Many of the old formulas still apply, of course. There are still movies in which atheists either finally admit there is a God or end up being unhappy. In The Sunset Limited (2011), for example, which is definitely argumentative, we have the latter situation. Black (Samuel L. Jackson) is a Christian who loves life, and White (Tommy Lee Jones) is a miserable atheist who wants to commit suicide. White’s atheism is depicted as obtuse. He willfully refuses to consider the possibility that God exists because he just doesn’t want to. Though he is a college professor who has read over forty thousand books, yet he has never read the Bible. This is artificial. A lot of atheists have read the entire Bible and are more knowledgeable about what is in it than many Christians. But White is the way he is in this movie because that is the way the author, Cormac McCarthy, wanted him to be. All the better to refute the atheist as wrongheaded.
As a side note, atheists in movies are mostly men, but invariably white. Just try to imagine this movie in which the roles are switched, with Tommy Lee Jones playing the joyful Christian and Samuel L. Jackson playing the pigheaded, miserable, suicidal atheist.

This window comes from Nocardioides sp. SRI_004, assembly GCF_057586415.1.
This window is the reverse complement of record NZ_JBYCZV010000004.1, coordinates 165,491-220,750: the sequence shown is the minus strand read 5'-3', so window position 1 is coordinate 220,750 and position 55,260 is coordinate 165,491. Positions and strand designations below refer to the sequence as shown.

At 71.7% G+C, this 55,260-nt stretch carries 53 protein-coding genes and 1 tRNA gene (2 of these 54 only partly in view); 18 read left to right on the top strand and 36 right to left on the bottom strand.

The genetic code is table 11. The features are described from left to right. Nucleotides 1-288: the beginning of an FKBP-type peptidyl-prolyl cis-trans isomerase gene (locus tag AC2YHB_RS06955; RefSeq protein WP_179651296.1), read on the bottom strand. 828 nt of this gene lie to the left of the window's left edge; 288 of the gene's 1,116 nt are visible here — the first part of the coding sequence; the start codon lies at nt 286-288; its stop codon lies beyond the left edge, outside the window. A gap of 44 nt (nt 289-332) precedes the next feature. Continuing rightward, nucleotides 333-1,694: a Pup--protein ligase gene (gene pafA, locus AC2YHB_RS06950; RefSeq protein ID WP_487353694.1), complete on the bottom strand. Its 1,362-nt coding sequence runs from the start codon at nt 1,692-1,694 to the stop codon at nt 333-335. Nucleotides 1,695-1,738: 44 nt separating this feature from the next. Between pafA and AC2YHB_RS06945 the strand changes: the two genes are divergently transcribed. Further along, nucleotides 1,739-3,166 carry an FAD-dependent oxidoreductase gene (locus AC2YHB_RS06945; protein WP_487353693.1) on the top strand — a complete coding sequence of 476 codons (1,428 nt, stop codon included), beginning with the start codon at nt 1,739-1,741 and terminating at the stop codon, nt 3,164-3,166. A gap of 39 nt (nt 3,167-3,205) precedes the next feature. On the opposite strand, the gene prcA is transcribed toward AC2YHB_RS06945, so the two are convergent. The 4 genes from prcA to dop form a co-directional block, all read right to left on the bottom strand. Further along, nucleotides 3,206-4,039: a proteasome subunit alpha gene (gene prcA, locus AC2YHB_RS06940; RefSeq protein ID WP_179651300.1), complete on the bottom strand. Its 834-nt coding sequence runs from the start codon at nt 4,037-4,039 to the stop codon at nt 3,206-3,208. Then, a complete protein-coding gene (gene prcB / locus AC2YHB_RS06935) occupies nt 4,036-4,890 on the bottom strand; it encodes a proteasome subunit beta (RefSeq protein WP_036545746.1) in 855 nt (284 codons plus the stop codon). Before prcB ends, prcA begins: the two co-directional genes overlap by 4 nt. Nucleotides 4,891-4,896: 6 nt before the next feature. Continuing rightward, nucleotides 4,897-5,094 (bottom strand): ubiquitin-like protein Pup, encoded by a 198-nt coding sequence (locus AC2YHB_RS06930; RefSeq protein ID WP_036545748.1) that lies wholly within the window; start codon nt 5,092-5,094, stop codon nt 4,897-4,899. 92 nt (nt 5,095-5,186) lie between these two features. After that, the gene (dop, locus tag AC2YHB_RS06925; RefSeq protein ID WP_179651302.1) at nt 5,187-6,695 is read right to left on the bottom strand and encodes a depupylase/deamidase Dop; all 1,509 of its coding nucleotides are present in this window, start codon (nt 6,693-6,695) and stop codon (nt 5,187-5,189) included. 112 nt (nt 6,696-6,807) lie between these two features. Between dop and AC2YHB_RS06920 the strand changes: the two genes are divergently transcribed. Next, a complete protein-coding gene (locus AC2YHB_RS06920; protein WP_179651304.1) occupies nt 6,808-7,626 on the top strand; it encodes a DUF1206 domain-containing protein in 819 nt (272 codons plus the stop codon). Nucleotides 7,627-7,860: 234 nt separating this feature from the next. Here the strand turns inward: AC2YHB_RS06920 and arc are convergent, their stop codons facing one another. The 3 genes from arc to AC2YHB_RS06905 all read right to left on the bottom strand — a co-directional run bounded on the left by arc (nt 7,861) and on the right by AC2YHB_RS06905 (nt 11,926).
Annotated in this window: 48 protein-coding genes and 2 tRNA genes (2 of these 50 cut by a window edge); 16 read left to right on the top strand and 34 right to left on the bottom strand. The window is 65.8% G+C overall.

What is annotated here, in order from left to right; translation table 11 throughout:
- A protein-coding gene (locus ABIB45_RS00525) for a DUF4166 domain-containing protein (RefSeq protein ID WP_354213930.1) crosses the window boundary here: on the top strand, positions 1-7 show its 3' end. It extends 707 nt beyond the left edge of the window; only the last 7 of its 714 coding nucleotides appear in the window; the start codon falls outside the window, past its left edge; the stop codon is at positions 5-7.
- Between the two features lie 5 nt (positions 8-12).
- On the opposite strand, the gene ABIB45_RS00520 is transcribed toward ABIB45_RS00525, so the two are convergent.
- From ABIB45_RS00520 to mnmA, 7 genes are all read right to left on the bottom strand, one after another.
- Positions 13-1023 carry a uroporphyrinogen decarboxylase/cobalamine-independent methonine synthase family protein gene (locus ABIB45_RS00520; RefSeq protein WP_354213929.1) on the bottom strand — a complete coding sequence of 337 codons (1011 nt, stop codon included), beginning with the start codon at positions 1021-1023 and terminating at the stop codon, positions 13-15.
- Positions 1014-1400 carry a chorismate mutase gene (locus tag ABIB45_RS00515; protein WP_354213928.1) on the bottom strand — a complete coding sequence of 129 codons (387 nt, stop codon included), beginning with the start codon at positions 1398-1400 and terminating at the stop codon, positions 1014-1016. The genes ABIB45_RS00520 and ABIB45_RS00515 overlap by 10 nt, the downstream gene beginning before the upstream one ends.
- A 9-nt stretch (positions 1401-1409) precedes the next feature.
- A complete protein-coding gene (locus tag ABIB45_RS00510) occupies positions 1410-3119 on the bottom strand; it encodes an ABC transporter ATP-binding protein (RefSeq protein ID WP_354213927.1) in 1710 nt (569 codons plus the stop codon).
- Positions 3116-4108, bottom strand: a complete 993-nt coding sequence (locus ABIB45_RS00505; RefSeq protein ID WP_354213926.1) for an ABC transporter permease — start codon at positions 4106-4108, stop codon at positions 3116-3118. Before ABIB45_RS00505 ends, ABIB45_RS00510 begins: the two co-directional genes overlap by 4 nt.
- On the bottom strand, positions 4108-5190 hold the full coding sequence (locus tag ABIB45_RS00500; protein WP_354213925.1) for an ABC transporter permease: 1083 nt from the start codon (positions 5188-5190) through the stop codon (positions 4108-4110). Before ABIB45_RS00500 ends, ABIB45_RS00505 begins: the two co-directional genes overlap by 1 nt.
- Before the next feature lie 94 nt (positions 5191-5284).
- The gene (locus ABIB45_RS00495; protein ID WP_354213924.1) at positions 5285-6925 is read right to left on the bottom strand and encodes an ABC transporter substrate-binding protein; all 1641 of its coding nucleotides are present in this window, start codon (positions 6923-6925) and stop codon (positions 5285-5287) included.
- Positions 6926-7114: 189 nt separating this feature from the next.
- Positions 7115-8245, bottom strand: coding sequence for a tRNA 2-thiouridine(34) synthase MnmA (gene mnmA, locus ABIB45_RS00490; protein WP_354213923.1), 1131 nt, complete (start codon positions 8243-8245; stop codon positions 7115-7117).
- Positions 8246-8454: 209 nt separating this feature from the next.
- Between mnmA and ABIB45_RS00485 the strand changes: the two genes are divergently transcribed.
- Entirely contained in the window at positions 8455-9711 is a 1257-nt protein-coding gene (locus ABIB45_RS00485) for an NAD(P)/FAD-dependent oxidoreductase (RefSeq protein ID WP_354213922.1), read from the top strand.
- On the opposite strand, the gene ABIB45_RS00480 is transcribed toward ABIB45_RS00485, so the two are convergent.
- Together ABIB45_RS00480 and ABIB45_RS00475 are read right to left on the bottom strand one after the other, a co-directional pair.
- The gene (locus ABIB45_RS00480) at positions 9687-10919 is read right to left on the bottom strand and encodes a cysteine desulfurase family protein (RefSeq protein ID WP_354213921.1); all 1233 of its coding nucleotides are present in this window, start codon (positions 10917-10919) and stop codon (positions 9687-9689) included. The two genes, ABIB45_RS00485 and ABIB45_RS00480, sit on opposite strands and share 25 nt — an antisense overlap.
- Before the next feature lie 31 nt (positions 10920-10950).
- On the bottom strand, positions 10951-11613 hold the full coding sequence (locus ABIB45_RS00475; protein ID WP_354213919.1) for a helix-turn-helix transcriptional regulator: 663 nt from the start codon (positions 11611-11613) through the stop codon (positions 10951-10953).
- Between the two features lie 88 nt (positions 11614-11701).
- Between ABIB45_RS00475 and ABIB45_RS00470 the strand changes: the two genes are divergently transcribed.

In many cases, however, atheists are free to say and do what they want with impunity. Nevertheless, a lot of people have strong negative views about atheists, believing they are untrustworthy and prone to immoral behavior. For this reason, it is difficult for an atheist to be in a movie without that fact becoming a major consideration.
Let us try a thought experiment. Imagine that early in the movie To Kill a Mockingbird (1962), someone casually asks Atticus Finch (Gregory Peck) if he believes in God, and he replies, “No, I’m an atheist.” Then imagine that everything else in the movie is just the same. Other movies one might try imagining the protagonist mentioning just casually that he is an atheist while the rest of the movie remains the same are Rocky (1976), Superman (1978), and Forrest Gump (1994). This is hard to do, because the fact of the protagonist’s atheism would demand that it be dealt with in some way, falling under the principle of Chekhov’s gun.